Yet if the Chinese government does nothing as boats under its flag pillage Latin America, how can the region trust any Chinese company, including those extracting the region’s petroleum and mineral wealth, signing secret MOUs (Memorandums of Understanding) with its politicians, or building the communication and surveillance infrastructure that carry the personal data of its leaders and citizens?
General Latin America
...Latin America and the Caribbean (LAC) holds a considerable reservoir of politicians and intellectuals with unfavorable views of the United States and the oversized influence it exerts over the region. Amid the pandemic, the narrative formulated by Chinese officials based in LAC has been primarily framed around these opportunities.
...the use of Twitter by LAC-based Chinese entities and officials has skyrocketed ever since the COVID-19 outbreak went global. Of the 29 active Twitter accounts of Chinese diplomatic missions in the region (ambassadors, consuls, embassies, and consulates), 11 were created in 2020. What’s more, the activity of these accounts began to rise steadily in January, increasing their joint monthly activity from 863 tweets in December 2019 to 5,018 tweets in May 2020, a clear example of Beijing seeking to engage with an LAC audience to tell its side of the story.
...Despite these efforts, it’s not clear the Twitter campaign is working. The highest number of responses to these official tweets is from the official accounts themselves (77.5%), pointing to a low level of interaction with the public.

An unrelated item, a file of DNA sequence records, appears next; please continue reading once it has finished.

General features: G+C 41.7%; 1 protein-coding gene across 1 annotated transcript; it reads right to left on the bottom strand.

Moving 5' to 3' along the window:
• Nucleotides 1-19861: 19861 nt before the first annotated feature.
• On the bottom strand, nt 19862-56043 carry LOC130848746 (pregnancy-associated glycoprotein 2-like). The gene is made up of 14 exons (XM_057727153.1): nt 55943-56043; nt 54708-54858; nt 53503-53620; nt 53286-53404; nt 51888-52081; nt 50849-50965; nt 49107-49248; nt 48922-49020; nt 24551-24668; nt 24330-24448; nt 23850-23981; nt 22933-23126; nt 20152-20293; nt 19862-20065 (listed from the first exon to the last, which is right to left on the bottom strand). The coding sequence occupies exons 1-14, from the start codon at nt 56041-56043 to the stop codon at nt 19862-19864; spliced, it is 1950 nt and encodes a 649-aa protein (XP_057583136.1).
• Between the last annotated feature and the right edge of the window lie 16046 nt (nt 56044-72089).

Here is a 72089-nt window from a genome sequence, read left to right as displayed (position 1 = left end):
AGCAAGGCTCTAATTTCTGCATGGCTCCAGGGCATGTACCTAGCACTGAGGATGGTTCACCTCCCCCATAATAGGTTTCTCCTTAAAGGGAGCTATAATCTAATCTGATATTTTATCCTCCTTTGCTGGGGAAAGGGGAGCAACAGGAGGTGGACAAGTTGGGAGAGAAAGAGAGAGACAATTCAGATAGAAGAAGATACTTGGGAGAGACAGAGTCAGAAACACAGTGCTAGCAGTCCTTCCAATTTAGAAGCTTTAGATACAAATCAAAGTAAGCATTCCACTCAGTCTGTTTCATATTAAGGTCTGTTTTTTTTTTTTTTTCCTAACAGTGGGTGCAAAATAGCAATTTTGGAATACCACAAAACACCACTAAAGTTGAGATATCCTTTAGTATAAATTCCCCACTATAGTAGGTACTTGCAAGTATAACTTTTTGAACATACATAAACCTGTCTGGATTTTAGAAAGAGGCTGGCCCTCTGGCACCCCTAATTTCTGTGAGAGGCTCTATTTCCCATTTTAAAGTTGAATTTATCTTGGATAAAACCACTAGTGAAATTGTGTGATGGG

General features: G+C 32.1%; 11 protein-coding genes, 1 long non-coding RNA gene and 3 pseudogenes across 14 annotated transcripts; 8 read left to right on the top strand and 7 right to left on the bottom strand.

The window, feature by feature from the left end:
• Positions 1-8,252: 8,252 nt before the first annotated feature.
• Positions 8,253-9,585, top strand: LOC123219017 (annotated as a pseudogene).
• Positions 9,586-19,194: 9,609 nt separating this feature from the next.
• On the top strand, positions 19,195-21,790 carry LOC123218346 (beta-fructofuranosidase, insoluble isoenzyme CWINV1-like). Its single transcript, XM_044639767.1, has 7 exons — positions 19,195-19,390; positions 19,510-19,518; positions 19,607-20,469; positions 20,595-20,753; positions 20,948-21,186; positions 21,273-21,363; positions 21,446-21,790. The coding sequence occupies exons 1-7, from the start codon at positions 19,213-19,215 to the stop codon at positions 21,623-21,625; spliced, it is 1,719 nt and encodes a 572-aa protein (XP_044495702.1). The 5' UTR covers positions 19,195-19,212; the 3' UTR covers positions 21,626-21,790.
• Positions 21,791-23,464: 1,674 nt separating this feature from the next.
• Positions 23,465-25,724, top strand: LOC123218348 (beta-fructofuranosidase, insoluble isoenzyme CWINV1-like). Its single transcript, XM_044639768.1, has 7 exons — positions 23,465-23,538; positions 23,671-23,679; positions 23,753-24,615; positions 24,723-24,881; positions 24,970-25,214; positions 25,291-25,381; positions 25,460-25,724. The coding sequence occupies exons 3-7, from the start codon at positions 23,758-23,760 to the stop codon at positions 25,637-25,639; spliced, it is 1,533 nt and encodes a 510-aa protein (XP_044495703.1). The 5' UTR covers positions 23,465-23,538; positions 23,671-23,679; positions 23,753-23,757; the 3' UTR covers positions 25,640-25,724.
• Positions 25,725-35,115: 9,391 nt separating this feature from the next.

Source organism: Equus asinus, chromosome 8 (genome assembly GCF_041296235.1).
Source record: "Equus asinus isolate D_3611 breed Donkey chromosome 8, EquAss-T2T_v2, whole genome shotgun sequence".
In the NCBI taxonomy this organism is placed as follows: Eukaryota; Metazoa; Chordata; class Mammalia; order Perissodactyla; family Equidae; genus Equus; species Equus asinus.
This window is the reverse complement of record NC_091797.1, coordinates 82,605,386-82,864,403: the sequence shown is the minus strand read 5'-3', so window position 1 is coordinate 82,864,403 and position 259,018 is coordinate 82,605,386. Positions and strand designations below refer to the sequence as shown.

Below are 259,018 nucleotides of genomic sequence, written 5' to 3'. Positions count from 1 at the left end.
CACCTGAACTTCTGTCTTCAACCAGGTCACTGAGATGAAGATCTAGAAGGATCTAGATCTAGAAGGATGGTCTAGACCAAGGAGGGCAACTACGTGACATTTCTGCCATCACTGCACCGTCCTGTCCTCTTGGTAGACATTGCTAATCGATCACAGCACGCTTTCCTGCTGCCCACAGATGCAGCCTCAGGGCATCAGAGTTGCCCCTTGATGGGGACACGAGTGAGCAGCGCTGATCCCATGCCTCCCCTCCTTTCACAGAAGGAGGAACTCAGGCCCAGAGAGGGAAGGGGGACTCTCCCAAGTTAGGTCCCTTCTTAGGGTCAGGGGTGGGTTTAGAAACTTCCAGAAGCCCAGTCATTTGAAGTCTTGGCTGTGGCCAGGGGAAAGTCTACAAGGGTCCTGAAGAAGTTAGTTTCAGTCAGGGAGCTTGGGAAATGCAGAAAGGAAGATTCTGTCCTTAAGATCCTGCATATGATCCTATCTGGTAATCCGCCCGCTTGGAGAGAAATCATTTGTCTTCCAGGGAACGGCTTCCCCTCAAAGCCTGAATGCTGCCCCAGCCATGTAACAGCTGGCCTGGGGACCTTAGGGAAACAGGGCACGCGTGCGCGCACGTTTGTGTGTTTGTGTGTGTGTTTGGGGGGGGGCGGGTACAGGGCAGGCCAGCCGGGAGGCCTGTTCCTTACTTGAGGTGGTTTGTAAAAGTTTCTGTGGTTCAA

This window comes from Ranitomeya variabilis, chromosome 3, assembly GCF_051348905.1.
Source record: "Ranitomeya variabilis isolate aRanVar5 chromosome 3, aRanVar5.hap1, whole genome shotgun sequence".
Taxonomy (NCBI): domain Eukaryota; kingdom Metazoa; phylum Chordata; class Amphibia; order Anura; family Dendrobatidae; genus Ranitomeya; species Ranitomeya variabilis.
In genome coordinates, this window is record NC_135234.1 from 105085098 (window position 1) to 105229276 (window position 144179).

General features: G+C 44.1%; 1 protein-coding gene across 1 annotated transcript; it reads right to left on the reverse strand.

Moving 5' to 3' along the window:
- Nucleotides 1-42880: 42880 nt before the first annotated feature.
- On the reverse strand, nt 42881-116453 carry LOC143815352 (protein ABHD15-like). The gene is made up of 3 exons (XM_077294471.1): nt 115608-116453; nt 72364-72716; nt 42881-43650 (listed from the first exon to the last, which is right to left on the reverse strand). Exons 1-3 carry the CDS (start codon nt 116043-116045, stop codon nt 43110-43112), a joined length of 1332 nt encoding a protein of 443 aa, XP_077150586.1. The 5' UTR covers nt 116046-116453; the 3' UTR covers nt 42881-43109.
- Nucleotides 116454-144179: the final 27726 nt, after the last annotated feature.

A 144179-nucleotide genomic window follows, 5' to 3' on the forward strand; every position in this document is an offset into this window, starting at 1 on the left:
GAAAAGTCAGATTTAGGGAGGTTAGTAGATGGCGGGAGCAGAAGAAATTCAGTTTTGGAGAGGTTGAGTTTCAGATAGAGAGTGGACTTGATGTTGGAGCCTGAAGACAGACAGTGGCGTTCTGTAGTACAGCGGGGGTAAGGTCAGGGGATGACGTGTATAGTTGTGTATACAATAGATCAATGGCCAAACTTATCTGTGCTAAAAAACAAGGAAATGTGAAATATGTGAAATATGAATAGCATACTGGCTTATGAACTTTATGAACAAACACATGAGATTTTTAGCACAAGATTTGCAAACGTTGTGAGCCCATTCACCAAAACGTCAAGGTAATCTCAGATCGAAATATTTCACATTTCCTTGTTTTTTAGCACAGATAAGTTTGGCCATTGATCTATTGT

...These official accounts sought to support and amplify the voices of local officials and government entities with favorable views of China. Over 35% of the accounts most mentioned belong to LAC presidents, prime ministers, ministers, members of parliament, and other government officials and entities. These mentions were usually related to local officials thanking China, a Chinese company, or a partner city in China for donations and their support in fighting the pandemic.
...Probably one of the best examples of an intelligent appointment has been that of Ambassador Lán Hǔ 蓝虎 in Colombia early this year. Between 2012 and 2016, then political adviser Lan was based at the Chinese Embassy in Venezuela. Afterward, he returned to China, where he worked at the Latin America Department of the Ministry of Foreign Affairs for four years before being assigned to the Chinese Embassy in Colombia. The governments of Colombia and Venezuela have been clashing for more than a decade, and Colombia has been the country most affected by the massive exodus of Venezuelans seeking refuge due to the economic and social crises ravaging the country. Beijing needed someone in Bogotá versed in Venezuelan politics and with a low profile who could navigate the minefield that Colombia-Venezuela relations has become. It found the perfect guy for the job. Ambassador Lan has been adroit in avoiding trouble in Colombia from the Venezuelan issue, while at the same time bringing Bogotá and Beijing closer together.